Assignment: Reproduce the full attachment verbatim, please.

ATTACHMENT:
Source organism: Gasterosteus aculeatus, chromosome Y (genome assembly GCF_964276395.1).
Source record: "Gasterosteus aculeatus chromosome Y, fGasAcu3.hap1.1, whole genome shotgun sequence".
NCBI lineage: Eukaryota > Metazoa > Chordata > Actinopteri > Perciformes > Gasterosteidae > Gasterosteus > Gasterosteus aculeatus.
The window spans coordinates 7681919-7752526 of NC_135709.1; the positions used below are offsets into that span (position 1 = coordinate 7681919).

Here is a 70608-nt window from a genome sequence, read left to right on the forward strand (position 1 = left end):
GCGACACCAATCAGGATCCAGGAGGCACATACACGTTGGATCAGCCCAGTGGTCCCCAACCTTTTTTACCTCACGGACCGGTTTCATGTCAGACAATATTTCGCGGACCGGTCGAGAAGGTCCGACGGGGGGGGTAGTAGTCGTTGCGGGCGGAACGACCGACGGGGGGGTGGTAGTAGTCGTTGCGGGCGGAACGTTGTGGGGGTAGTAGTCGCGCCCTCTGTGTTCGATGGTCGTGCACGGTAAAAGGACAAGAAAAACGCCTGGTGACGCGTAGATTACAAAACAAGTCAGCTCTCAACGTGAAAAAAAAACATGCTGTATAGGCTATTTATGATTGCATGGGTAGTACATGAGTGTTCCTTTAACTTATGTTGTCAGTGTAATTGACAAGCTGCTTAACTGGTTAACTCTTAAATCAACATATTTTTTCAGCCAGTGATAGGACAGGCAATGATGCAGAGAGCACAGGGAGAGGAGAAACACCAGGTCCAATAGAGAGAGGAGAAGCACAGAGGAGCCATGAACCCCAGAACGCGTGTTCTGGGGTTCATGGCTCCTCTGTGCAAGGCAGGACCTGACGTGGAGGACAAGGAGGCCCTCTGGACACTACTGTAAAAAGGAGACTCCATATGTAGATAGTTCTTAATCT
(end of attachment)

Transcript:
Source organism: Gasterosteus aculeatus, chromosome Y (genome assembly GCF_964276395.1).
Source record: "Gasterosteus aculeatus chromosome Y, fGasAcu3.hap1.1, whole genome shotgun sequence".
NCBI lineage: Eukaryota > Metazoa > Chordata > Actinopteri > Perciformes > Gasterosteidae > Gasterosteus > Gasterosteus aculeatus.
The window spans coordinates 7681919-7752526 of NC_135709.1; the positions used below are offsets into that span (position 1 = coordinate 7681919).

Here is a 70608-nt window from a genome sequence, read left to right on the forward strand (position 1 = left end):
GCGACACCAATCAGGATCCAGGAGGCACATACACGTTGGATCAGCCCAGTGGTCCCCAACCTTTTTTACCTCACGGACCGGTTTCATGTCAGACAATATTTCGCGGACCGGTCGAGAAGGTCCGACGGGGGGGGTAGTAGTCGTTGCGGGCGGAACGACCGACGGGGGGGTGGTAGTAGTCGTTGCGGGCGGAACGTTGTGGGGGTAGTAGTCGCGCCCTCTGTGTTCGATGGTCGTGCACGGTAAAAGGACAAGAAAAACGCCTGGTGACGCGTAGATTACAAAACAAGTCAGCTCTCAACGTGAAAAAAAAACATGCTGTATAGGCTATTTATGATTGCATGGGTAGTACATGAGTGTTCCTTTAACTTATGTTGTCAGTGTAATTGACAAGCTGCTTAACTGGTTAACTCTTAAATCAACATATTTTTTCAGCCAGTGATAGGACAGGCAATGATGCAGAGAGCACAGGGAGAGGAGAAACACCAGGTCCAATAGAGAGAGGAGAAGCACAGAGGAGCCATGAACCCCAGAACGCGTGTTCTGGGGTTCATGGCTCCTCTGTGCAAGGCAGGACCTGACGTGGAGGACAAGGAGGCCCTCTGGACACTACTGTAAAAAGGAGACTCCATATGTAGATAGTTCTTAATCT